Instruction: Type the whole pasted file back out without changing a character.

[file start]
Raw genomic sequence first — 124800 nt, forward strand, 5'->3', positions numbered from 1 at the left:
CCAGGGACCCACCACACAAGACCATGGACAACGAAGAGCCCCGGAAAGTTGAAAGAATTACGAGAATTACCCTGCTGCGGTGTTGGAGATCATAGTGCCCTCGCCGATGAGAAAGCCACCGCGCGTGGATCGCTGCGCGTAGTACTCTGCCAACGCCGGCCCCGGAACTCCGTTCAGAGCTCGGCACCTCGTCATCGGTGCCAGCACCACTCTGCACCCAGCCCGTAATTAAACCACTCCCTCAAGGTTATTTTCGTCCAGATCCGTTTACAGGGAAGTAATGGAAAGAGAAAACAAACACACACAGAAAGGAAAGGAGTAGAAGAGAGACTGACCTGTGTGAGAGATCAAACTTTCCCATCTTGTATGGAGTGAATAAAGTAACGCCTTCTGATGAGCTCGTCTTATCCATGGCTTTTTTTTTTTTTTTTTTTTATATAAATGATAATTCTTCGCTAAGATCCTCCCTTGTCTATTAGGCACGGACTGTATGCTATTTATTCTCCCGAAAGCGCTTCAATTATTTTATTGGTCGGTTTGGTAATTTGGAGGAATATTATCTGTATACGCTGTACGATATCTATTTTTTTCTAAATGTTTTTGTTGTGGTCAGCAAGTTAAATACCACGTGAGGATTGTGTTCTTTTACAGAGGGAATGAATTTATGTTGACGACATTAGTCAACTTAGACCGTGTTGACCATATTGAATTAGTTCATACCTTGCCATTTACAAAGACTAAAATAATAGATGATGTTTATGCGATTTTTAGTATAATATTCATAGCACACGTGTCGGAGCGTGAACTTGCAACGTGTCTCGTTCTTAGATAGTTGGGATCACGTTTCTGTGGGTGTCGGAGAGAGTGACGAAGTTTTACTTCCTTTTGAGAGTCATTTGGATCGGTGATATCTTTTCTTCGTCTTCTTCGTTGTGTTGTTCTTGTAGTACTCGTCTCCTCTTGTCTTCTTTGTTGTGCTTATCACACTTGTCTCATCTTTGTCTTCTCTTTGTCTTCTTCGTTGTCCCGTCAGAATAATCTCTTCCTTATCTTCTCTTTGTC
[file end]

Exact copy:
Raw genomic sequence first — 124800 nt, forward strand, 5'->3', positions numbered from 1 at the left:
CCAGGGACCCACCACACAAGACCATGGACAACGAAGAGCCCCGGAAAGTTGAAAGAATTACGAGAATTACCCTGCTGCGGTGTTGGAGATCATAGTGCCCTCGCCGATGAGAAAGCCACCGCGCGTGGATCGCTGCGCGTAGTACTCTGCCAACGCCGGCCCCGGAACTCCGTTCAGAGCTCGGCACCTCGTCATCGGTGCCAGCACCACTCTGCACCCAGCCCGTAATTAAACCACTCCCTCAAGGTTATTTTCGTCCAGATCCGTTTACAGGGAAGTAATGGAAAGAGAAAACAAACACACACAGAAAGGAAAGGAGTAGAAGAGAGACTGACCTGTGTGAGAGATCAAACTTTCCCATCTTGTATGGAGTGAATAAAGTAACGCCTTCTGATGAGCTCGTCTTATCCATGGCTTTTTTTTTTTTTTTTTTTTATATAAATGATAATTCTTCGCTAAGATCCTCCCTTGTCTATTAGGCACGGACTGTATGCTATTTATTCTCCCGAAAGCGCTTCAATTATTTTATTGGTCGGTTTGGTAATTTGGAGGAATATTATCTGTATACGCTGTACGATATCTATTTTTTTCTAAATGTTTTTGTTGTGGTCAGCAAGTTAAATACCACGTGAGGATTGTGTTCTTTTACAGAGGGAATGAATTTATGTTGACGACATTAGTCAACTTAGACCGTGTTGACCATATTGAATTAGTTCATACCTTGCCATTTACAAAGACTAAAATAATAGATGATGTTTATGCGATTTTTAGTATAATATTCATAGCACACGTGTCGGAGCGTGAACTTGCAACGTGTCTCGTTCTTAGATAGTTGGGATCACGTTTCTGTGGGTGTCGGAGAGAGTGACGAAGTTTTACTTCCTTTTGAGAGTCATTTGGATCGGTGATATCTTTTCTTCGTCTTCTTCGTTGTGTTGTTCTTGTAGTACTCGTCTCCTCTTGTCTTCTTTGTTGTGCTTATCACACTTGTCTCATCTTTGTCTTCTCTTTGTCTTCTTCGTTGTCCCGTCAGAATAATCTCTTCCTTATCTTCTCTTTGTC